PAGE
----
It’s more books than any human should have to read. And it’s cruel and unusual punishment by our professors (who I think do this to us because they had to). But it must be done, so this is how I survive it . . . Continue reading “Five Tips for Reading Books, PhD-Style”
I write this form a hotel on the campus of Southern Seminary. Home Alone 2 is on AMC for the fifteenth time this week, it hans’t snowed one time, and most students have disappeared for the semester—it is the perfect time for guys like me to creep onto campus and take a few classes. (And tonight is the perfect night to blog because it distracts me from how badly I’m missing my family.)
I have been unsuccessfully hiding the fact that I have started a PhD program. Anyone preaching in my stead mentions it, and throughout November I’ve been in “cranky mode”—that time where the reading, writing, and research stacks so high that my fuse gets a little shorter and the staff graciously tolerates me. I’ve been surrounded by pastors, missionaries, theologians, book writers, other students, people from all over the world, and pictures of Billy Graham.
Seminary students in the first years of PhD studies have a term: imposter syndrome. It’s when we realized we are, always have been, and always will be, the dumbest people in the room. I was feeling OK until yesterday, when I started reading the work of my fellow students.
Does this place know what they got themselves into in accepting me? Do *I* know what I got myself into? Did that other American guy who just walked by me just strike up a conversation with someone else in Chinese?!?! Everyone else seems so much smarter and writes so much better.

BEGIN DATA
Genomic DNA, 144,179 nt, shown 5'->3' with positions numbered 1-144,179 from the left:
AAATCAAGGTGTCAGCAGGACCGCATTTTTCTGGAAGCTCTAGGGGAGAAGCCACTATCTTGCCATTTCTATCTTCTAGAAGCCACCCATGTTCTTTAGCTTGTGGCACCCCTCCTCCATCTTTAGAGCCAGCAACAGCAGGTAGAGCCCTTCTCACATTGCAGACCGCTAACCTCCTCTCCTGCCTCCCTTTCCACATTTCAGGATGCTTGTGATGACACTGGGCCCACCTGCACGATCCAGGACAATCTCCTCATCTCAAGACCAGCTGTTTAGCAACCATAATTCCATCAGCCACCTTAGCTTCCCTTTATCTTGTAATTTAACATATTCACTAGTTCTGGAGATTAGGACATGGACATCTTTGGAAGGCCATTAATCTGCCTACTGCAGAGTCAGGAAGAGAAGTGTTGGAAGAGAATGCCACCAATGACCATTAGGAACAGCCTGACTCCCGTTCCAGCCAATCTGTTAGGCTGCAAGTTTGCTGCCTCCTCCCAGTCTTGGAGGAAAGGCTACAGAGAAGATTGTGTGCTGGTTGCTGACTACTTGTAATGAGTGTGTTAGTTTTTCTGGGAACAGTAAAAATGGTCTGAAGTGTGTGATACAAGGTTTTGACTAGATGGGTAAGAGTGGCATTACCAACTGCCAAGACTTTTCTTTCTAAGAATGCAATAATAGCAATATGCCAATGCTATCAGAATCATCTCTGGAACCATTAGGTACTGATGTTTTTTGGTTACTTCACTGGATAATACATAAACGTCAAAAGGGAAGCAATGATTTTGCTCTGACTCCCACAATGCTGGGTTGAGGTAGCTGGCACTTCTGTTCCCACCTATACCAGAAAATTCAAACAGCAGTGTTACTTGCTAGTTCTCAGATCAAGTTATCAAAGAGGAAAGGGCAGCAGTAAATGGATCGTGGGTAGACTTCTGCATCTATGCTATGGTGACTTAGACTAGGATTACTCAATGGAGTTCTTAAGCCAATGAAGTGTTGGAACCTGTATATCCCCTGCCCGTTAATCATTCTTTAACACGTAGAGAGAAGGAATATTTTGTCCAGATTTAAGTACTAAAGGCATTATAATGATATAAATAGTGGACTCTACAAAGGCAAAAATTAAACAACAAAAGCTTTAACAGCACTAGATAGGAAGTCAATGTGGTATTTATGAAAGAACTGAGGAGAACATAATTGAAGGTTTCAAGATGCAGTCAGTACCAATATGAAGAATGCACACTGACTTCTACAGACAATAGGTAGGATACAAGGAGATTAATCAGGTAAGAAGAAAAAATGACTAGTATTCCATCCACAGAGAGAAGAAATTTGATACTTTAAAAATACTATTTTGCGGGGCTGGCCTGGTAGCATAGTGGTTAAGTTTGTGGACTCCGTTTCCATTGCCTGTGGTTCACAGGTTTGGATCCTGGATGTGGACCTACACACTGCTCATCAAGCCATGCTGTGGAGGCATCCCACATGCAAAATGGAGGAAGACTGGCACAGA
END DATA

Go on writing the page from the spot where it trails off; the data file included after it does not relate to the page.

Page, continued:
All this, and much more, circles around my head most days. . .
Continue reading “Imposter Syndrome”
This post doesn’t apply to all churches, I know that. Many churches have a single staff member to do everything (to those of you who have that situation, I salute you). The Chapel isn’t that. We have a big staff. Bigger than I even knew. They all serve in a unique role in our church, but all of them are on the team.
One thing that I seminary gave me almost zero tools for is how to care for this staff.
Continue reading “Things I Didn’t Learn In Seminary Part 3 | Developing Staff”
Only two things are certain in this life: death and taxes. My maternal grandfather passed away on April 15, 2009, proving that point entirely. I was actually visiting my hometown for a job interview the same weekend he passed, so it was a bittersweet blessing to be home at the same time Grandpa Jimmy died. He was my third grandparent to die while I was in seminary (proceeded in death by both of my dad’s parents) and the third funeral that I was asked to “preach.”
Though I was finishing up my seminary studies and graduating only a few weeks later, my third funeral during seminary made me realize this: I was ill-prepared to officiate funerals.
Continue reading “Things I Didn’t Learn in Seminary Part 2 | Funerals”